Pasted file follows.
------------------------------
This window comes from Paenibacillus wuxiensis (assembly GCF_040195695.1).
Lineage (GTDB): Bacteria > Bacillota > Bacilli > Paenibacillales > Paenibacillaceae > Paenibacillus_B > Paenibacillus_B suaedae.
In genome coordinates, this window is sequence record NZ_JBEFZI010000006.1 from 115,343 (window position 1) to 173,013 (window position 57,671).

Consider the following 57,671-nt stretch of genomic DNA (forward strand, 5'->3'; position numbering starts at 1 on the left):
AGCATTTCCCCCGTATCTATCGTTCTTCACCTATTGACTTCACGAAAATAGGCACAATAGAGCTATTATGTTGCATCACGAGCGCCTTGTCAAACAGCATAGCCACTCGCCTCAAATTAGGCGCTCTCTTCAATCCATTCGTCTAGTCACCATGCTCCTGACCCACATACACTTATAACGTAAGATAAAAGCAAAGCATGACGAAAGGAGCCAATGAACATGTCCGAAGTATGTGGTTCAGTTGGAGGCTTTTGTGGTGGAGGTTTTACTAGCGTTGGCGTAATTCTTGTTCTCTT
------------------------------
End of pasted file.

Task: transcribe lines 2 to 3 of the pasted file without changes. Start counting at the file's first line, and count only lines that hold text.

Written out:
Lineage (GTDB): Bacteria > Bacillota > Bacilli > Paenibacillales > Paenibacillaceae > Paenibacillus_B > Paenibacillus_B suaedae.
In genome coordinates, this window is sequence record NZ_JBEFZI010000006.1 from 115,343 (window position 1) to 173,013 (window position 57,671).